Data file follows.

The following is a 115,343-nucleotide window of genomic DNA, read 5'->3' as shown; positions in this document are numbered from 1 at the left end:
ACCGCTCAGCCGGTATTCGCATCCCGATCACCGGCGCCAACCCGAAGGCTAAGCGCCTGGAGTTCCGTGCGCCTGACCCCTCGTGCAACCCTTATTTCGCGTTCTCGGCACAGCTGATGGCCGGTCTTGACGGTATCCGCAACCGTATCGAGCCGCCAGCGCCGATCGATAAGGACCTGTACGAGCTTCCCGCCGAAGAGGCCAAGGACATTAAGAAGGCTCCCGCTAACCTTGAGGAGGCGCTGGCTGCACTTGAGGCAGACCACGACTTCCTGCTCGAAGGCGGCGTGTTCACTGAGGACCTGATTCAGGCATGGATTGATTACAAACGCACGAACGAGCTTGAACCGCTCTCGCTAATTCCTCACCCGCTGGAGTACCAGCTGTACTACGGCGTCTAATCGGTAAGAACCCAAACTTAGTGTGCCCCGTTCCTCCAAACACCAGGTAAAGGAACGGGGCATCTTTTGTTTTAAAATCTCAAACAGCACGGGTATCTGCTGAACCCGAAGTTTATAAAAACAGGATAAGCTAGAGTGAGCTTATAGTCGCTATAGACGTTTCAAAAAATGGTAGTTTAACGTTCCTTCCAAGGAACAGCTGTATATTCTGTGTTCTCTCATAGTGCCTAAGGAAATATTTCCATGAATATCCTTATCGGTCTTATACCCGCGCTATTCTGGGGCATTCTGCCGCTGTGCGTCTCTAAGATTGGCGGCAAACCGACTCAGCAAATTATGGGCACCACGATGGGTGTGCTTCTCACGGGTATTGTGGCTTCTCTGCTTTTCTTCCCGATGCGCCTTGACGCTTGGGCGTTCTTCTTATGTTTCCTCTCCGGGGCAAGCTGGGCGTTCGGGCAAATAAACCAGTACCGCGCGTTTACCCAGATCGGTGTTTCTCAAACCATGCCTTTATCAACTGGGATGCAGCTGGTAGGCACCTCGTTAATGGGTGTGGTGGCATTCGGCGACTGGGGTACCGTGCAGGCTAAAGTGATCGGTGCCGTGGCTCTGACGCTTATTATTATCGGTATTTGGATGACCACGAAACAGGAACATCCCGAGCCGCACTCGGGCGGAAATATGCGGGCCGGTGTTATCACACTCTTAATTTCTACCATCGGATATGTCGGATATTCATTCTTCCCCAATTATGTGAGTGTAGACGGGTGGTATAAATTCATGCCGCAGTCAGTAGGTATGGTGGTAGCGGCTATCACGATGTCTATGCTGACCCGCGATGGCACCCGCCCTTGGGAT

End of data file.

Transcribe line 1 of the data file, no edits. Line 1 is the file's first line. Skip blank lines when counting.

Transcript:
The following is a 115,343-nucleotide window of genomic DNA, read 5'->3' as shown; positions in this document are numbered from 1 at the left end: